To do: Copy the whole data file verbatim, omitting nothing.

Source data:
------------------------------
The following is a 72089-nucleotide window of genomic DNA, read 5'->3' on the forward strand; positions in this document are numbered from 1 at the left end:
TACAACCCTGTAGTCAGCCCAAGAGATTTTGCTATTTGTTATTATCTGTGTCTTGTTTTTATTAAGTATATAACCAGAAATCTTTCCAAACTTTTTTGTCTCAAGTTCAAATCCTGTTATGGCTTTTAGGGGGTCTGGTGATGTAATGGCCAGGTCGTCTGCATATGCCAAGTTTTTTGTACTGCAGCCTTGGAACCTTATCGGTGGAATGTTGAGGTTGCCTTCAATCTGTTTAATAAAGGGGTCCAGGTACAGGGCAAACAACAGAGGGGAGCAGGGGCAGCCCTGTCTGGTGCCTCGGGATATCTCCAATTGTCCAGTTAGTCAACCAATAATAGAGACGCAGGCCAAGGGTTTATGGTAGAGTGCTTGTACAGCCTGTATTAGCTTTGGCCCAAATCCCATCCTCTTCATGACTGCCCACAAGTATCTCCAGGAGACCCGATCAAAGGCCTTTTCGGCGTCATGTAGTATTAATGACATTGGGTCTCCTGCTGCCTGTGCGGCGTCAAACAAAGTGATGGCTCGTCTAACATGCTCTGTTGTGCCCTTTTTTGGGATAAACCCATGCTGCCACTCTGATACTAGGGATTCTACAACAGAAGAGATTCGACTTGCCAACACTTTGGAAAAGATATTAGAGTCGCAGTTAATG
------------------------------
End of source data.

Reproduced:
The following is a 72089-nucleotide window of genomic DNA, read 5'->3' on the forward strand; positions in this document are numbered from 1 at the left end:
TACAACCCTGTAGTCAGCCCAAGAGATTTTGCTATTTGTTATTATCTGTGTCTTGTTTTTATTAAGTATATAACCAGAAATCTTTCCAAACTTTTTTGTCTCAAGTTCAAATCCTGTTATGGCTTTTAGGGGGTCTGGTGATGTAATGGCCAGGTCGTCTGCATATGCCAAGTTTTTTGTACTGCAGCCTTGGAACCTTATCGGTGGAATGTTGAGGTTGCCTTCAATCTGTTTAATAAAGGGGTCCAGGTACAGGGCAAACAACAGAGGGGAGCAGGGGCAGCCCTGTCTGGTGCCTCGGGATATCTCCAATTGTCCAGTTAGTCAACCAATAATAGAGACGCAGGCCAAGGGTTTATGGTAGAGTGCTTGTACAGCCTGTATTAGCTTTGGCCCAAATCCCATCCTCTTCATGACTGCCCACAAGTATCTCCAGGAGACCCGATCAAAGGCCTTTTCGGCGTCATGTAGTATTAATGACATTGGGTCTCCTGCTGCCTGTGCGGCGTCAAACAAAGTGATGGCTCGTCTAACATGCTCTGTTGTGCCCTTTTTTGGGATAAACCCATGCTGCCACTCTGATACTAGGGATTCTACAACAGAAGAGATTCGACTTGCCAACACTTTGGAAAAGATATTAGAGTCGCAGTTAATG